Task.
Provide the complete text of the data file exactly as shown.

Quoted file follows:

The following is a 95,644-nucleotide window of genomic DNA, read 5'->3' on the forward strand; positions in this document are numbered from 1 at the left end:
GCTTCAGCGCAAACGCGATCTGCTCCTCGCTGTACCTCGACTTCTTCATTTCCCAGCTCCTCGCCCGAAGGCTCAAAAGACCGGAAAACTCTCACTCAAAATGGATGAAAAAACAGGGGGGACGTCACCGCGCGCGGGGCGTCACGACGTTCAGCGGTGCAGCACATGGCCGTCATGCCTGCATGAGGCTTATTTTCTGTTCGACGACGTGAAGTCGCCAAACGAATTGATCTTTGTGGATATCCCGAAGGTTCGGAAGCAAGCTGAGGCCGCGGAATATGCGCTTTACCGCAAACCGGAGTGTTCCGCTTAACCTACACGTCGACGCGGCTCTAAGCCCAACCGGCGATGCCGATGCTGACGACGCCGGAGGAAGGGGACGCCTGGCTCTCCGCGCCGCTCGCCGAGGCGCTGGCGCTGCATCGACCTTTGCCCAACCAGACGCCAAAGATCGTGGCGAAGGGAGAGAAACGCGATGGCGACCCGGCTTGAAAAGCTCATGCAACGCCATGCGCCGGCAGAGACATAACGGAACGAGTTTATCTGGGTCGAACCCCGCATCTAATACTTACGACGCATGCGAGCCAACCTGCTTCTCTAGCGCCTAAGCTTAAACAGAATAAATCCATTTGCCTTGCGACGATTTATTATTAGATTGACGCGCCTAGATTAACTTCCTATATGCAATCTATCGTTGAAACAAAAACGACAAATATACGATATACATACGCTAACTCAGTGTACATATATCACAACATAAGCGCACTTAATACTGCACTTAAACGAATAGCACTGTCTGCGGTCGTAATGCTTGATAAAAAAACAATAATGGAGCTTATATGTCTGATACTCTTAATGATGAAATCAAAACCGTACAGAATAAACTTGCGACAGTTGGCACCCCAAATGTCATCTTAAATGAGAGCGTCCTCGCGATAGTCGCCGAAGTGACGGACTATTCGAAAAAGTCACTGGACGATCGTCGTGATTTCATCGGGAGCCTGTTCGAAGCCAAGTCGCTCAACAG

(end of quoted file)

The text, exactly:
The following is a 95,644-nucleotide window of genomic DNA, read 5'->3' on the forward strand; positions in this document are numbered from 1 at the left end:
GCTTCAGCGCAAACGCGATCTGCTCCTCGCTGTACCTCGACTTCTTCATTTCCCAGCTCCTCGCCCGAAGGCTCAAAAGACCGGAAAACTCTCACTCAAAATGGATGAAAAAACAGGGGGGACGTCACCGCGCGCGGGGCGTCACGACGTTCAGCGGTGCAGCACATGGCCGTCATGCCTGCATGAGGCTTATTTTCTGTTCGACGACGTGAAGTCGCCAAACGAATTGATCTTTGTGGATATCCCGAAGGTTCGGAAGCAAGCTGAGGCCGCGGAATATGCGCTTTACCGCAAACCGGAGTGTTCCGCTTAACCTACACGTCGACGCGGCTCTAAGCCCAACCGGCGATGCCGATGCTGACGACGCCGGAGGAAGGGGACGCCTGGCTCTCCGCGCCGCTCGCCGAGGCGCTGGCGCTGCATCGACCTTTGCCCAACCAGACGCCAAAGATCGTGGCGAAGGGAGAGAAACGCGATGGCGACCCGGCTTGAAAAGCTCATGCAACGCCATGCGCCGGCAGAGACATAACGGAACGAGTTTATCTGGGTCGAACCCCGCATCTAATACTTACGACGCATGCGAGCCAACCTGCTTCTCTAGCGCCTAAGCTTAAACAGAATAAATCCATTTGCCTTGCGACGATTTATTATTAGATTGACGCGCCTAGATTAACTTCCTATATGCAATCTATCGTTGAAACAAAAACGACAAATATACGATATACATACGCTAACTCAGTGTACATATATCACAACATAAGCGCACTTAATACTGCACTTAAACGAATAGCACTGTCTGCGGTCGTAATGCTTGATAAAAAAACAATAATGGAGCTTATATGTCTGATACTCTTAATGATGAAATCAAAACCGTACAGAATAAACTTGCGACAGTTGGCACCCCAAATGTCATCTTAAATGAGAGCGTCCTCGCGATAGTCGCCGAAGTGACGGACTATTCGAAAAAGTCACTGGACGATCGTCGTGATTTCATCGGGAGCCTGTTCGAAGCCAAGTCGCTCAACAG